And unfortunately it seems to me that if Apple continuing acting in this way it means that Apple threatens its users as stupid bimbos...

If you still feel offended after this explaination about why I used these words, I could edit my previous post and let it became more correct...
Title: MacOS X Leopard Blue Screen of Death spotted!
Post by: Bella on November 01, 2007, 09:54:03 pm
One one hand, I agree with Tsubashi; I'm sure that first pic is not kernel panic; the second one is, but as if kernel panics are a huge problem within OS X...for goodness sake, I'm using XP I've only seen a couple on my laptop (during the time her motherboard went to hell, but I haven't seen one for more that two years), and none on my other computer or any other XPs I've worked with. Death screens aren't half as problematic as their name would make them seem, and they aren't all that prevalent on modern OSs (like newer NT-based Windows and OS X) : \


That said, I do think Raffaele is right in saying that a lot of companies want to hide the inner workings of their OSs (although I'd say M$ with Vista is the worse)...I just believe that's the nature of the business.

If one really wanted to know what makes their OS tick, they would be using some sort of open source OS.

Can't we all just get along? : |
Title: MacOS X Leopard Blue Screen of Death spotted!
Post by: CaptBrenden on November 01, 2007, 10:38:39 pm
I think people need to calm down... Ive noticed people taking others opinions on computers/oses and such way too personaly.   Remember, they are opinions.  Take them with a grain of salt and move on.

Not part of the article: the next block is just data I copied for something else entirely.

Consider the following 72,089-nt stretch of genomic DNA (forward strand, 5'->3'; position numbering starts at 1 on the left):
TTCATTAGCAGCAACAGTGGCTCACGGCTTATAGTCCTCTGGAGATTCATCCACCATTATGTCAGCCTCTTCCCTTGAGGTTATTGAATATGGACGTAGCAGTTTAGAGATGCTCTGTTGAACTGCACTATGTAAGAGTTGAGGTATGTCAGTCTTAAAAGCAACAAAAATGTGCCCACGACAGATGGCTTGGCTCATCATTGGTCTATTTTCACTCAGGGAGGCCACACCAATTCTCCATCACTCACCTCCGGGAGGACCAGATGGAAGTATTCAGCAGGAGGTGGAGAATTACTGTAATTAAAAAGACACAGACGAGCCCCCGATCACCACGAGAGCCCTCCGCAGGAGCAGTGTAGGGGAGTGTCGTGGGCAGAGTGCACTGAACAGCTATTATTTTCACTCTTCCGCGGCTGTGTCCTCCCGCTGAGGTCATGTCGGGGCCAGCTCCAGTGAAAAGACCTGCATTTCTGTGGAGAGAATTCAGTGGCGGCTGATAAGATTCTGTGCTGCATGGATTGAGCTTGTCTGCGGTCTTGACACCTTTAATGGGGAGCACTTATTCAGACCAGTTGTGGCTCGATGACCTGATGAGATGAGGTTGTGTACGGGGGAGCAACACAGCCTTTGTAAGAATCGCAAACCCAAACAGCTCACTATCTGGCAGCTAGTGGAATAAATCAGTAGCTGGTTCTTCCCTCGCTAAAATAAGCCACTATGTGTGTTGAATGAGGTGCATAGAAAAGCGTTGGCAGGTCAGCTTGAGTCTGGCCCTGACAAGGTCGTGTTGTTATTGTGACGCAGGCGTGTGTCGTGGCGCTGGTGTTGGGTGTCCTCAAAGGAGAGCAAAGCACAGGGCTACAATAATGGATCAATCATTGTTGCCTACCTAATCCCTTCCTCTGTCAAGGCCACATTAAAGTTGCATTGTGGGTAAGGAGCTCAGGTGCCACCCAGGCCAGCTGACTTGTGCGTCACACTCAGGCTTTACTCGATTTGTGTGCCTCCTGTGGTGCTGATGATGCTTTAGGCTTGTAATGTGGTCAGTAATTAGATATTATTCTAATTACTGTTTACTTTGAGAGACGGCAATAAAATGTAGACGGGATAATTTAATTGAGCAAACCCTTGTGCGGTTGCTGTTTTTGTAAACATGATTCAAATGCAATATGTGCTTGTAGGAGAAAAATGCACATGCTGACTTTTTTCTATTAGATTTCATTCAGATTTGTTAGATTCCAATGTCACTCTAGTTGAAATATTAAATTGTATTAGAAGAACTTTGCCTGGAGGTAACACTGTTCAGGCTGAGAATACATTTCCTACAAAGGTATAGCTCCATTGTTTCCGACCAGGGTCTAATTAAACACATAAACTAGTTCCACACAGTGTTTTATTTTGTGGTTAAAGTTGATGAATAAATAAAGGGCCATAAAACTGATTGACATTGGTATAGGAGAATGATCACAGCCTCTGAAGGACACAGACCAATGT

that being said, Ill mention some of MY opinions on the subject. They are just opinions so please, if you feel offended, just ignore me.

I feel that the majority of people out there are below the simple "user" level.  By user level, I mean someone that can easily operate their OS but dont nessicarily tweak, debug, tinker, etc... with its insides.  I fall into this level.  I can run windows just fine. I have basic computer compitence. Dispite feeling talked down to by the "elitists" Im perfectly happy where I am.  I feel no need whatso ever to get into the inner workings and mess with them.  From my encounters with people, I still feel I am above average to the normal person when it comes to computer understanding and use.  

To this degree I feel the majority of people are below basic computer compitence.  They dont understand the differnce between ram and physical memory, or the fact that the "shared drive" isnt actually on their computer, or they can bearly check their email without help.  id say the bulk of people I know are at that level to differnt degrees but still they need to be talked through what i would concider simple functions.  

With the way the world is going, everything being done electronicly, these people like it or not need to use computers.  Microsoft and Macintosh being the bulk of the OS market are doing the smart and wise thing making computers as simple as possible without too much to confuse or throw these people off any more then they already are.  

If you know  about the inside of your OS or care to, then is it really all that much of a problem to go in and disable all the layers of simplicity?  A software developer should make his software capable of doing what the advanced users want but I whole heartedly belive that the default should be set for the average or slightly below aveage user.  Advanced users can make things more advanced, the below average users arnt able to make it more simple.  Making their system compliated to "encourage/force" users to "evolve" is bad buisness if you want to sell to the bulk of the population.
Title: MacOS X Leopard Blue Screen of Death spotted!
Post by: Bella on November 01, 2007, 11:34:52 pm
^

Well put, Captain.

That's what I'm kinda saying. There are a lot of OSs available for those who truly want to be in 100% control of their computer; I don't believe any proprietary OS is among them, though ;)
Title: MacOS X Leopard Blue Screen of Death spotted!
Post by: C-Chan on November 09, 2007, 01:14:04 am
Ay ya yay, guess I'll have to reciprocate and call you "Baka Raffaele-san" then.  `v'

Haven't you heard the old saying?

"It's counterproductive to fight amongst friends."  Â¯v¯